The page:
From Austria to France, Italy and Switzerland, slopes have melted away with temperatures too high even to make artificial snow. Many lower-lying resorts have had to close, while others are offering reduced services.

“In the last days it’s not been cold or wintery… so winter holidaymakers probably don’t really feel like skiing,” Nazar Nydza, managing director of the Semmering Hirschenkogel Bergbahnen told AFP.


Until Monday, it had not snowed for weeks in Semmering, and temperatures had not dropped below minus three degrees Celsius (27 degrees Fahrenheit) in days, meaning it has not been economically viable to make artificial snow, according to Nydza.

About a third of the slopes were closed in the small resort, which still held a World Cup race at the end of December and lies less than 100 kilometres (60 miles) south of Vienna.

“It’s a shame. It would have been nice to come to Austria in the middle of winter and see it all snowy,” said Gregor Macara, 34, a climate scientist from New Zealand who was visiting a friend.

Further west, in Switzerland’s Leysin, near the border with France, student Alexis Boteron, 19, said that with artificial snow, “it’s not the best conditions for skiing”.

But he said it is “always a pleasure, we’re with our friends, we have fun.”

Many expressed worries about the ever hotter temperatures and lack of snow.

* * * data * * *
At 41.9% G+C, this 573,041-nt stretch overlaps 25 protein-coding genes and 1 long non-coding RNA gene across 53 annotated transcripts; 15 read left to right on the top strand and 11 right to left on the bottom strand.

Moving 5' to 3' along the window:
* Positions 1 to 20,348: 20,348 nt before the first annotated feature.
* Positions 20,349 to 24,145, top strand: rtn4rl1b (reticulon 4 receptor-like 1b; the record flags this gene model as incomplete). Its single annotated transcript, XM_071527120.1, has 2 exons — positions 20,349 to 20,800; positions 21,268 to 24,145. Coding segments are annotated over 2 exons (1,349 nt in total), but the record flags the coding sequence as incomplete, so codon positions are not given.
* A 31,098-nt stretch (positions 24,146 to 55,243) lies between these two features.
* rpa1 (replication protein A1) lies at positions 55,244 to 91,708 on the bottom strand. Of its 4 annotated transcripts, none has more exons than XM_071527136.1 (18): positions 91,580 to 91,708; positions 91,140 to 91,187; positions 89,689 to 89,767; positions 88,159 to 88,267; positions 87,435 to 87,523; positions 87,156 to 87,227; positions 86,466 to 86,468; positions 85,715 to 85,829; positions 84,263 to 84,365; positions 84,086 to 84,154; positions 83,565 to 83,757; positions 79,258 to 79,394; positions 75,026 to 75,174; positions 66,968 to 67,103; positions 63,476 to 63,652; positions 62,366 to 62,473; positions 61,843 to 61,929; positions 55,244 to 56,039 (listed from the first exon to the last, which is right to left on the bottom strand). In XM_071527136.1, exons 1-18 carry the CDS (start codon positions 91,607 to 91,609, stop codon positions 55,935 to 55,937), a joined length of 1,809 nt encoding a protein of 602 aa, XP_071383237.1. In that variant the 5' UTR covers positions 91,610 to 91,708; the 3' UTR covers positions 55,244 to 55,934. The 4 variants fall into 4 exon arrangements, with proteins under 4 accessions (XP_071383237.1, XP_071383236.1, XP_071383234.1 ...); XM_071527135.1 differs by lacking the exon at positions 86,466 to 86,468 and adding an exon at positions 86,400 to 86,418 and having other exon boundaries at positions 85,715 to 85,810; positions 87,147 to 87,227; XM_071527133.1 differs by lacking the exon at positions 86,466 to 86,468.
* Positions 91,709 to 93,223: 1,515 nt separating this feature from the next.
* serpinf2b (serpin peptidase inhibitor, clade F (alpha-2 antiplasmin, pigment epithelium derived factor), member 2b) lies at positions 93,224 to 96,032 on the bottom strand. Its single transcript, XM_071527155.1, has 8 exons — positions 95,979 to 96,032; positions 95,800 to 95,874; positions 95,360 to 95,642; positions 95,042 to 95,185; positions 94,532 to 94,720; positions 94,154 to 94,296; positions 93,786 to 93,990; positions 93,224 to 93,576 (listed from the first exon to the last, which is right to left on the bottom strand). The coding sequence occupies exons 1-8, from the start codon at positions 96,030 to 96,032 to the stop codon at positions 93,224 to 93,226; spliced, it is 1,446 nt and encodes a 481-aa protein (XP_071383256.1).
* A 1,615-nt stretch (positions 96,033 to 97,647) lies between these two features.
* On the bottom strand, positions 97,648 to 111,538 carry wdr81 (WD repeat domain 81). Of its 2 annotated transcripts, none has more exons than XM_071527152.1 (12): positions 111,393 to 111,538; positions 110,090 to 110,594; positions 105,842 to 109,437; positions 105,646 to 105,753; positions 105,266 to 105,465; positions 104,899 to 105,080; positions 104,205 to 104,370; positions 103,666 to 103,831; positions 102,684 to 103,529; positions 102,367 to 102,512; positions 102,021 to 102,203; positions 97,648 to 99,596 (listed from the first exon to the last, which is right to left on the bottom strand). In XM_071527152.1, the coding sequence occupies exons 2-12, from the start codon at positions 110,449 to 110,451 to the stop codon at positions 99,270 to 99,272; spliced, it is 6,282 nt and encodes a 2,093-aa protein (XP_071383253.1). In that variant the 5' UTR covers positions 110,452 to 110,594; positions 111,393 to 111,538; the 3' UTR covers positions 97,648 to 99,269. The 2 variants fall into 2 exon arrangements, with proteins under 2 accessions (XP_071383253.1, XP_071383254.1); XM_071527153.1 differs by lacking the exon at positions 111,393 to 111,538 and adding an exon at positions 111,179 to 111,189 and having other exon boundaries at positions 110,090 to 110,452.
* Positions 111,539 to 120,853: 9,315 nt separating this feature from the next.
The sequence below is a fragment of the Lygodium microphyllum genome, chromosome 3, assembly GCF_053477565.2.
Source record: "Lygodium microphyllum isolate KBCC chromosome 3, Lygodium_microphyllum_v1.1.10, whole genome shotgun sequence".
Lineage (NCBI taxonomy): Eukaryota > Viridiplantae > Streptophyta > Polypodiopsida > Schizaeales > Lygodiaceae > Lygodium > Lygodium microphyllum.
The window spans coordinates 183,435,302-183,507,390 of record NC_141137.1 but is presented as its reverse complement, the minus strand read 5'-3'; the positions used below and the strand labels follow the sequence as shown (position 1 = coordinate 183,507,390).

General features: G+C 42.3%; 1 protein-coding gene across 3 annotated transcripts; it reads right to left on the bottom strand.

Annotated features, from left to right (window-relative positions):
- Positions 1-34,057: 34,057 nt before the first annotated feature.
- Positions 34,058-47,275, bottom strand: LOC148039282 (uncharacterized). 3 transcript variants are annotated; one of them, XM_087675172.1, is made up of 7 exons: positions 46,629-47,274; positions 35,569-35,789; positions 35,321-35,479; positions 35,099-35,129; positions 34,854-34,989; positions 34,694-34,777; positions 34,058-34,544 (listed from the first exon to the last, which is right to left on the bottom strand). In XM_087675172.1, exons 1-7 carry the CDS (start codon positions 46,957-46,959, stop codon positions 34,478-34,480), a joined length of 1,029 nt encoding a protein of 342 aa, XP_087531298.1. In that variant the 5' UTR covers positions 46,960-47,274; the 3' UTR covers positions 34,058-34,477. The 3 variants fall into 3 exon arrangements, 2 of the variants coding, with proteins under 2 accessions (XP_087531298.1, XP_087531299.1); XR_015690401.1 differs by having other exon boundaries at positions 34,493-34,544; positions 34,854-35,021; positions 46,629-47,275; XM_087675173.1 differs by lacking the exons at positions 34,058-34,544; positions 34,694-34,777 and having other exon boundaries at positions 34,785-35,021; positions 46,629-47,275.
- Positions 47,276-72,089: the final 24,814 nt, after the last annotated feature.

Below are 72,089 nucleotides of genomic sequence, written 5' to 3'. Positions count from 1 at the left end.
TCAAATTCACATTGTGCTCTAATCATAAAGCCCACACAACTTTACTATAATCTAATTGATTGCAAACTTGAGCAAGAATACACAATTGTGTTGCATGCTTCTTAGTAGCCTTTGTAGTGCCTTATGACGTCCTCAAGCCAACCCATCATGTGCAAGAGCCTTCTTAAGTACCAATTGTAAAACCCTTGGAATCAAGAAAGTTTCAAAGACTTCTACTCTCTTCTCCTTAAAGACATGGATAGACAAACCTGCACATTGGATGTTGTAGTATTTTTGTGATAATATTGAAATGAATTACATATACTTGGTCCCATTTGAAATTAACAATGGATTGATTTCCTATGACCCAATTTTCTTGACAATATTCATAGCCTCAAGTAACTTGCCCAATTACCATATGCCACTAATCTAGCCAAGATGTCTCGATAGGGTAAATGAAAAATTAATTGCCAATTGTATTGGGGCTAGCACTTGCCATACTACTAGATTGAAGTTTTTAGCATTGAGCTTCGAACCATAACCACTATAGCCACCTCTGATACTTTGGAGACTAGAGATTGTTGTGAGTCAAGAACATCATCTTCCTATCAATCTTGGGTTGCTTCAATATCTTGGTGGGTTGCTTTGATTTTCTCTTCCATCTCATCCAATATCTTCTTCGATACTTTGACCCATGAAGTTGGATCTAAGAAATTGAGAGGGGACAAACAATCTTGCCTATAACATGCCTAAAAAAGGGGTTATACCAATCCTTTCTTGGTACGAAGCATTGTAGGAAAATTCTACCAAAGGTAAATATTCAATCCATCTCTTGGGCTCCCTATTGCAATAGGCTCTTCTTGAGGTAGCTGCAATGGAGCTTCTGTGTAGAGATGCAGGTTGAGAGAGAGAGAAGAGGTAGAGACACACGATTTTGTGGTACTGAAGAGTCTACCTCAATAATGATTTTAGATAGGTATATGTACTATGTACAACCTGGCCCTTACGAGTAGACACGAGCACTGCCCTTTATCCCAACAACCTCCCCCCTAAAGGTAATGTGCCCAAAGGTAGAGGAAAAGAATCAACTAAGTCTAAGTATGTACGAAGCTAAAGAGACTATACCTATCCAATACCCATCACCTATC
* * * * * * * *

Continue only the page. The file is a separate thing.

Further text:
Jean-Marc Gross, a hiker from Lausanne, said he felt “a little bit of anxiety about… what is happening to our climate and the future.”

Many alpine ski resorts have closed fully or partially because of the lack of snow and high temperatures as Europe has seen what experts have said is “extreme” warm winter weather. (Photo by Alex HALADA / AFP)

Fatal accidents

Besides the lack of snow in Austria, an increase in the number of deadly ski accidents has also made headlines.

So far this season 13 people have died in ski accidents, compared to a 10-year average of seven for the same period, the Austrian Alpine Safety Board said in a statement last week.

Though investigations are ongoing, some have said the lack of natural snow is making conditions tougher.

Amid such negative headlines, ski resorts and tourism officials across the Alpine regions are putting on a brave face after two years of coronavirus-related restrictions.

They say the final visitor numbers at the end of the season will matter so if it snows again, numbers could still be positive.

“The pre-season (before the holidays) was better than expected that means people want to ski, people want to come back and do winter holidays,” said Walter Veit, president of the Austrian Hotelier Association, which represents mostly high-end hotels.

A snow cannon is seen on the side of a ski slope at the Semmering Pass in the wintersport resort Zauberberg im Semmering, Lower Austria on January 8, 2023. (Photo by Alex HALADA / AFP)

Yoga instead of skiing

Some ski stations have already moved to offer alternative activities, seeking to make up for the lack of snow.

The Swiss resort of Flumserberg, near Zurich, where just around a third of the length of slopes were open late last week, has organised special offers, including dance and yoga courses for those holding ski passes.

READ ALSO: Where are the best places to go skiing in Austria?

Torgon, a small family resort in the Valais Alps between 1,200 and 1,900 metres (3,900 and 6,200 feet) above sea level, has had to close for skiing, and hiking has taken its place on the slopes.

Anna Reiner, visiting from Zurich, said it was “worrying when you always have temperatures getting higher and higher”.

“Of course I’m sad, I like to ski, but what can we do?”

“Today we went hiking, which was fun, but it’s not the same,” she said.